place' where not-my body is, or rather, it is not-my body.
Therefore the transformation of `there' into `here', that is,
the attainment of `there', signifies the transformation of
not-my body into mine, into a continuation of my body...
The transformation of not-my body into a continuation of
my body therefore means its transformation into my
instrument. But the condition of transforming some body
into my instrument is its transformation into a
continuation of my body, that is, its attainment in the sense of
my body's simple contact with it. `Contact' is here meant
in the broadest sense of the word. Seeing with an eye
constitutes a special kind of this contact.''^^82^^</p>


<p>     If we ignore this relation of ``here'' and ``there'' to the
individual subject, any distinction between them will
lose its meaning, states Husserl.</p>

<p>     The relations between &quot;in front&quot; and ``behind'', &quot;on
the right&quot; and &quot;on the left'', ``higher'' and ``lower'', are
defined in a similar way, that is, on the basis of the
possibility of transformation of ``there'' into ``here'', he

<p>     ``In front&quot; is that which is before my face, ``behind''
that which is at my back and to which I must turn in
order to attain it; ``higher'' is that which is above my head,
``lower'', that which is under my feet, etc. If we ignore the
relation of these differences to different parts of my body
and the possibilities of attaining them, the differences
themselves will disappear. If there were no differences
between the parts of my body, there woud be no
differences between &quot;in front&quot; and ``behind'', &quot;on the right&quot;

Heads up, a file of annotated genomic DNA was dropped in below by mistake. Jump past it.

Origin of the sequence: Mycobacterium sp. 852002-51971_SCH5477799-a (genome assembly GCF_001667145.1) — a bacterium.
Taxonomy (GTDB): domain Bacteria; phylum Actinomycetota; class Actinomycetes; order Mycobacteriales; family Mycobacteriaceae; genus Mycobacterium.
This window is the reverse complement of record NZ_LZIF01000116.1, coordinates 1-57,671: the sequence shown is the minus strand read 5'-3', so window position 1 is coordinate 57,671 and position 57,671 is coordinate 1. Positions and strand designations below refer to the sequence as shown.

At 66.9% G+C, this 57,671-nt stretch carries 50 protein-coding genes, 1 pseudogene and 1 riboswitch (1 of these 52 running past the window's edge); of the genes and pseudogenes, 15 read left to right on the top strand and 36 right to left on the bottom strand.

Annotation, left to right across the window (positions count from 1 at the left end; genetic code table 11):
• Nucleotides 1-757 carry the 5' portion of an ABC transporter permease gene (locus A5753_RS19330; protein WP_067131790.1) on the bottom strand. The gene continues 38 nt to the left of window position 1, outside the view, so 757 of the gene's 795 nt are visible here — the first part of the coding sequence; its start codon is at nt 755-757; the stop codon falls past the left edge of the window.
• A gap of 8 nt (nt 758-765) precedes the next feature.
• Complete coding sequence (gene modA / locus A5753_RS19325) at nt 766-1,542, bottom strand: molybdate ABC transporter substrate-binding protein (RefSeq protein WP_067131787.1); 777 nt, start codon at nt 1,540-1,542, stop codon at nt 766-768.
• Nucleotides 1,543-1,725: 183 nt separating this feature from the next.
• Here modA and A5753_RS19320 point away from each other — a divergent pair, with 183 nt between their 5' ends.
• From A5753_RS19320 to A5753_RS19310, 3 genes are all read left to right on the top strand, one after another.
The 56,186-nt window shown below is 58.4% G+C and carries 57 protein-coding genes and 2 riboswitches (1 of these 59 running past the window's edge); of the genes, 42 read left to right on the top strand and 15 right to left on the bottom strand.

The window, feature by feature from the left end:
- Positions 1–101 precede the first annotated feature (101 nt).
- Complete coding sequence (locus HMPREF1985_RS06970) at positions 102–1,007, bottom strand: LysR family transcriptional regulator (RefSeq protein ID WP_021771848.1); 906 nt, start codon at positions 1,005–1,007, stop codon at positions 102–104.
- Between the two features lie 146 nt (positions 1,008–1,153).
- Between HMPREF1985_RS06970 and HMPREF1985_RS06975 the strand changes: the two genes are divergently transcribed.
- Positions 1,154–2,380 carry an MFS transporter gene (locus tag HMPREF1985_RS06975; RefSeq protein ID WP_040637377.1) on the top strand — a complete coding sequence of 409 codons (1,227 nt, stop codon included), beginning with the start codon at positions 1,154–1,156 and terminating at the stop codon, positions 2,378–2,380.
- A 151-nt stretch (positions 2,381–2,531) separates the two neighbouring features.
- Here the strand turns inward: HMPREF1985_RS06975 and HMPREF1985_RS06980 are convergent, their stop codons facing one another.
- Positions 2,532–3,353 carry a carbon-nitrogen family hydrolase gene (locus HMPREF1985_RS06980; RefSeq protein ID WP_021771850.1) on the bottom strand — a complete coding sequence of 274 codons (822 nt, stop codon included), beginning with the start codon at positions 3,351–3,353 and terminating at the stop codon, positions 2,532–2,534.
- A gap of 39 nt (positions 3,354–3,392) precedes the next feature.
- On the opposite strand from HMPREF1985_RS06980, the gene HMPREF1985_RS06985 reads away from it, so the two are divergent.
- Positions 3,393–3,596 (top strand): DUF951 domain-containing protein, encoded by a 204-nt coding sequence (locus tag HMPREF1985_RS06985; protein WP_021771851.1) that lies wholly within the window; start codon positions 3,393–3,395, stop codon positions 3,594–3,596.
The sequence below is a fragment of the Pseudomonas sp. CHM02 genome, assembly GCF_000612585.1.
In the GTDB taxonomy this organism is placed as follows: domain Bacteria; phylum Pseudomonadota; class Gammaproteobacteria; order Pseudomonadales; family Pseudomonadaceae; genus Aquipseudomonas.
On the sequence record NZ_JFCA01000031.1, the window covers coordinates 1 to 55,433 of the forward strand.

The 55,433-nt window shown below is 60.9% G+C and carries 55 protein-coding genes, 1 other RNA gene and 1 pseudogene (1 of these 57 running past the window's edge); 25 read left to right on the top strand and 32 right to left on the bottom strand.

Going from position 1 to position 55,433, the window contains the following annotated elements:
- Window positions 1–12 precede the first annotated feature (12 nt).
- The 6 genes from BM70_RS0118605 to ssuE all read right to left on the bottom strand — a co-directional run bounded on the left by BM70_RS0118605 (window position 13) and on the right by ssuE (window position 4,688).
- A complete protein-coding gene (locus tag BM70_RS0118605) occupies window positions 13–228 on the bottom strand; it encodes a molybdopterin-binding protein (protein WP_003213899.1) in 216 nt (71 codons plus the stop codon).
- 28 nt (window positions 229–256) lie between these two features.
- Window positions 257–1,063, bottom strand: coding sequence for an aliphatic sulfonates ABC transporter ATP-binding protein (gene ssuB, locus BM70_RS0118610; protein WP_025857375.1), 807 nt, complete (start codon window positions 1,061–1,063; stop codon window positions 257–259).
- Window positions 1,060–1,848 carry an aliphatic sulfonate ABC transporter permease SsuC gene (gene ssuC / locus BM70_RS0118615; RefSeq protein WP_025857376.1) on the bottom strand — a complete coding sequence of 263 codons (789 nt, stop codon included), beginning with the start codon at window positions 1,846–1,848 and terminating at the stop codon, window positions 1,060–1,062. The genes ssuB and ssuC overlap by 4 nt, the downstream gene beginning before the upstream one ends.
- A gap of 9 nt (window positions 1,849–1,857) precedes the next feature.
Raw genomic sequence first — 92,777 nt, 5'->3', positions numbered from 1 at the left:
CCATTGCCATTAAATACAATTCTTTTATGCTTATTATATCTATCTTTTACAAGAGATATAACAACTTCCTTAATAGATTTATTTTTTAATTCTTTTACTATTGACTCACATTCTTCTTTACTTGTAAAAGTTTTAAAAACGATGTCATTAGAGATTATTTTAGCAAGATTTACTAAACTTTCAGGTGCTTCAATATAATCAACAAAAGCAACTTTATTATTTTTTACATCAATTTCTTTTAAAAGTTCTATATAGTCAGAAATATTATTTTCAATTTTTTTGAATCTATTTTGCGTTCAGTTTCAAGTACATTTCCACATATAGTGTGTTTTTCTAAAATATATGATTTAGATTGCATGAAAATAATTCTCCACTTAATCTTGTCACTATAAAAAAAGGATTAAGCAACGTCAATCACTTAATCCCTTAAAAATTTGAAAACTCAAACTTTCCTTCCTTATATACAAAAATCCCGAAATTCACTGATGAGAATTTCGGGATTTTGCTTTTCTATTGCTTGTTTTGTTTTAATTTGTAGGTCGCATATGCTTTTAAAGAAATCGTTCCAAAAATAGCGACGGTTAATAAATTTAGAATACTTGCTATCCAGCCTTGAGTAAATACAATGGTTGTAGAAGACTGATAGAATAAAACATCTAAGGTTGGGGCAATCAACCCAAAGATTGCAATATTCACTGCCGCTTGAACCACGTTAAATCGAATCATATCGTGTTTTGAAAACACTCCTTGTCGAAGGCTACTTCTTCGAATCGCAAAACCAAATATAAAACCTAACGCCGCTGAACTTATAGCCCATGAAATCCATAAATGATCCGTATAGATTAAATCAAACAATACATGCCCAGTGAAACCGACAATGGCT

and &quot;on the left'', etc.</p>

<p>     Further Husserl analyses the stages in the ``
objectification'' of spatial relations, that is, the stages of abstracting
them from those initial dependences of origin which
connect them with the individual subject and the subject's body.
One of these stages consists in transferring, as it were,
the point of reference, that is, ``here'', from my body to
some other (which originally emerged as existing ``there''),
and in defining the spatial relations of other things,
starting from the latter (which does not coincide with
my own) e.g., we say that the river is not far from the
house, that one object is to the right of another, etc. In
this case we define the spatial relations between things
regardless of our body, as it were, ignoring it. However, it
is important to bear in mind, Husserl points out, that it
only became possible because we tentatively identified
ourselves, our body, with that body which we chose as the
starting point of defining spatial relations, putting
ourselves in imagination in place of that body, since for the
bodies taken as such, that is, outside their relation to the
subject with its body, there are no relations like &quot;on the
right&quot; or &quot;on the left'', ``close'' or ``far'', etc. But that
means, Husserl believes, that ``objective'' spatial relations
between things are ultimately determined through my
body, through me as the subject.</p>

<p>     Further steps in the ``objectification'' of space involve
the use of certain universal standards for measuring length,
that is, of some special objects which are manufactured
specifically for expressing the spatial relations between
objects. In this case, we can know, through
communication, even distances that we cannot observe directly. Using


universal standards can consolidate the illusion of
independence of the spatial relations of objects from the subject